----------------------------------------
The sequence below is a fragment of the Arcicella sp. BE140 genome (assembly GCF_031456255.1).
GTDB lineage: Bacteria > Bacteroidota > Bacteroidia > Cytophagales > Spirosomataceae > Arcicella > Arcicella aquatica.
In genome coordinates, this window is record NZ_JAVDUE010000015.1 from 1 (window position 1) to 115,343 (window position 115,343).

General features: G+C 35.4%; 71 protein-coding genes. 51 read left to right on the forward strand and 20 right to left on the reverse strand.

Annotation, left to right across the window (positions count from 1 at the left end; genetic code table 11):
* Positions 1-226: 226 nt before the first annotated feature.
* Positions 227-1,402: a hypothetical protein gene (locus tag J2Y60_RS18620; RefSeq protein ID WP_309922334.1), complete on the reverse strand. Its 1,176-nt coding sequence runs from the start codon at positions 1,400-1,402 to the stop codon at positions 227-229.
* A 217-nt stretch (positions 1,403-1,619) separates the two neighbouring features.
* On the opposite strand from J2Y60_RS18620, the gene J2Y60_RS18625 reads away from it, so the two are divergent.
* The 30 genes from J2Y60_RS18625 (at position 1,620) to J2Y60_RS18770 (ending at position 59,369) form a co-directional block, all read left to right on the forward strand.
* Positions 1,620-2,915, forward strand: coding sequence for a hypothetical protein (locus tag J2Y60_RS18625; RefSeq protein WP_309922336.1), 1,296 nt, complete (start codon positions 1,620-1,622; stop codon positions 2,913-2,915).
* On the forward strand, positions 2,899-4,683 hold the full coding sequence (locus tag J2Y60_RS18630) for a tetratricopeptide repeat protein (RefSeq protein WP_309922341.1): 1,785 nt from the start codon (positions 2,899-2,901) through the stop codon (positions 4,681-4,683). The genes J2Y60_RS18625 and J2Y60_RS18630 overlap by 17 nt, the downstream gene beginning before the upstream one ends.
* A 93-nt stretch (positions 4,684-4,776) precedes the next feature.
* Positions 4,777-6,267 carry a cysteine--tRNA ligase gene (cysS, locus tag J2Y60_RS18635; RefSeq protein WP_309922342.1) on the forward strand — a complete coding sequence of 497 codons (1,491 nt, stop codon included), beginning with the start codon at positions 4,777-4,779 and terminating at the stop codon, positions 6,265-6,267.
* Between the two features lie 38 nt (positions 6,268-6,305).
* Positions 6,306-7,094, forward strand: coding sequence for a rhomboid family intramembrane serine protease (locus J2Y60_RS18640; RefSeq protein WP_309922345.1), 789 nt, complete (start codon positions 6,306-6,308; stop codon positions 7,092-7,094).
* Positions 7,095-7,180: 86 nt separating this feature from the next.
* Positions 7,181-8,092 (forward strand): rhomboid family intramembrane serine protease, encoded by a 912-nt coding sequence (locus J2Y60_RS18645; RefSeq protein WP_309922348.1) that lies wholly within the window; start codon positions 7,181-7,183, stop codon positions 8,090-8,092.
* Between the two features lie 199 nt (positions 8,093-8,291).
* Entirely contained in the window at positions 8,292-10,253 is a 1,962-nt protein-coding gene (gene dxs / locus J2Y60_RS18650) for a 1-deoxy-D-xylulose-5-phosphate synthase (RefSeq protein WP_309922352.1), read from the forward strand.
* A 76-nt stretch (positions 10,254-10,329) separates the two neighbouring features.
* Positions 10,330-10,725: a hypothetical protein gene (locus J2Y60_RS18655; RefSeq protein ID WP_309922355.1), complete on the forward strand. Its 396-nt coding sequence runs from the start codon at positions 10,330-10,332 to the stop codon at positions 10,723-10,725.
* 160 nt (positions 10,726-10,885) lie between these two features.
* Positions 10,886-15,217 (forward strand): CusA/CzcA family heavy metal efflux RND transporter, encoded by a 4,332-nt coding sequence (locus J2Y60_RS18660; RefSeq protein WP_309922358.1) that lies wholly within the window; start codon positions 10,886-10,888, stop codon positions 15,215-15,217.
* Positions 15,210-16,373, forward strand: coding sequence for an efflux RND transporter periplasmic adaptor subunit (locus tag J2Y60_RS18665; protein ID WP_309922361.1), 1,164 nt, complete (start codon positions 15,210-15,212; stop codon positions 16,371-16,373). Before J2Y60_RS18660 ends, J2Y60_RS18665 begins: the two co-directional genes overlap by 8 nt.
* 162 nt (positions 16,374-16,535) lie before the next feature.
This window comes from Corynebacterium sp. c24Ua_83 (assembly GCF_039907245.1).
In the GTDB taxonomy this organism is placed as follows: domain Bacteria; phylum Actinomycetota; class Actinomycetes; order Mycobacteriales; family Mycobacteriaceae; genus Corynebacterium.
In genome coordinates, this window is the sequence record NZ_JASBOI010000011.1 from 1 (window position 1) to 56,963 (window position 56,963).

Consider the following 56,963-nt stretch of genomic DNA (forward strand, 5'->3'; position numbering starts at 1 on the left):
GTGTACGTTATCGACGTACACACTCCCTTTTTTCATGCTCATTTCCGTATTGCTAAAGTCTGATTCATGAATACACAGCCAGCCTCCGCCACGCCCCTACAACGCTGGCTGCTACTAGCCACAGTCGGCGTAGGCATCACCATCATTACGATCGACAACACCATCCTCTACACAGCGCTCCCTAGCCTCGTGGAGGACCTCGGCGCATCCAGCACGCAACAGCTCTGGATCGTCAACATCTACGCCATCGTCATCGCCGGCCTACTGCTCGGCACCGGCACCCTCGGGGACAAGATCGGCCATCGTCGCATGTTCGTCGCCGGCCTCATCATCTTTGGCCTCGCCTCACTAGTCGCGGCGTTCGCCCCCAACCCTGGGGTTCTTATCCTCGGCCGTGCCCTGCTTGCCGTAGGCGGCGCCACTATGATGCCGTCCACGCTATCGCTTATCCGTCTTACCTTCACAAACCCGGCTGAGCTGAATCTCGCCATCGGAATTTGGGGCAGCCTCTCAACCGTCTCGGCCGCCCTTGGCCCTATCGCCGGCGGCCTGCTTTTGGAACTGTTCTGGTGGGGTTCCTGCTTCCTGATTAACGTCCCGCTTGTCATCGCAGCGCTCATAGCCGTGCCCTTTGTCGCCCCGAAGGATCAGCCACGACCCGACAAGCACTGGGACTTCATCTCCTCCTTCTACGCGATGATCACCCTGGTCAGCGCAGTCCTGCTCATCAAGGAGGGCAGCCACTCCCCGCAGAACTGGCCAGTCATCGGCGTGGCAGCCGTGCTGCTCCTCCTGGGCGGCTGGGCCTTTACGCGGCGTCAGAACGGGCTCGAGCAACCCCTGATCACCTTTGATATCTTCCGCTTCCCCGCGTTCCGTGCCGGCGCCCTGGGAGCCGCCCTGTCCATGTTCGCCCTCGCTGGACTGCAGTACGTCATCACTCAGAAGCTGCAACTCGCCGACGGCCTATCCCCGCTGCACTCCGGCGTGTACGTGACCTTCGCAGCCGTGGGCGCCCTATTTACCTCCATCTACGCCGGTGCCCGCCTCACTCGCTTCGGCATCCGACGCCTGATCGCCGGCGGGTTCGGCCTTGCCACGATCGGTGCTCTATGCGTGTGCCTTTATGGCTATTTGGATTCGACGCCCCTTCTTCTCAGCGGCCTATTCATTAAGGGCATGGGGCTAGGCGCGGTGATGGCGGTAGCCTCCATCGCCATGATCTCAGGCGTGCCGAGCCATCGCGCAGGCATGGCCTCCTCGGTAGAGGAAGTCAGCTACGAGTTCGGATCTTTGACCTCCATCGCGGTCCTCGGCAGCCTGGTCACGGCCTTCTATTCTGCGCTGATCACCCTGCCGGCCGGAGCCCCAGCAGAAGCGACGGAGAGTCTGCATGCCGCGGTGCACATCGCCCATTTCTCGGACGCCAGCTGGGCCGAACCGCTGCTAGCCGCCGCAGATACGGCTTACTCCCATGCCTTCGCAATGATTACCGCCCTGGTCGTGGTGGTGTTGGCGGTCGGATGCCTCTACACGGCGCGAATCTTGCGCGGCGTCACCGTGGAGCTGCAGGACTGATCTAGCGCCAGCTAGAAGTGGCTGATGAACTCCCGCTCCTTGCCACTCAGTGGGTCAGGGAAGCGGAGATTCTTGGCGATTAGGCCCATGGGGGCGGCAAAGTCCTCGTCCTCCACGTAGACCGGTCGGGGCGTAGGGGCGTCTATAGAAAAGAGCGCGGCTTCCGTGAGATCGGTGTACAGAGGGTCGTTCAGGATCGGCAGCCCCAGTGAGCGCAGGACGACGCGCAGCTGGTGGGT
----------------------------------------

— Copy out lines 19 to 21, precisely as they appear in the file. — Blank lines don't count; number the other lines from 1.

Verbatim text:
* Between the two features lie 199 nt (positions 8,093-8,291).
* Entirely contained in the window at positions 8,292-10,253 is a 1,962-nt protein-coding gene (gene dxs / locus J2Y60_RS18650) for a 1-deoxy-D-xylulose-5-phosphate synthase (RefSeq protein WP_309922352.1), read from the forward strand.
* A 76-nt stretch (positions 10,254-10,329) separates the two neighbouring features.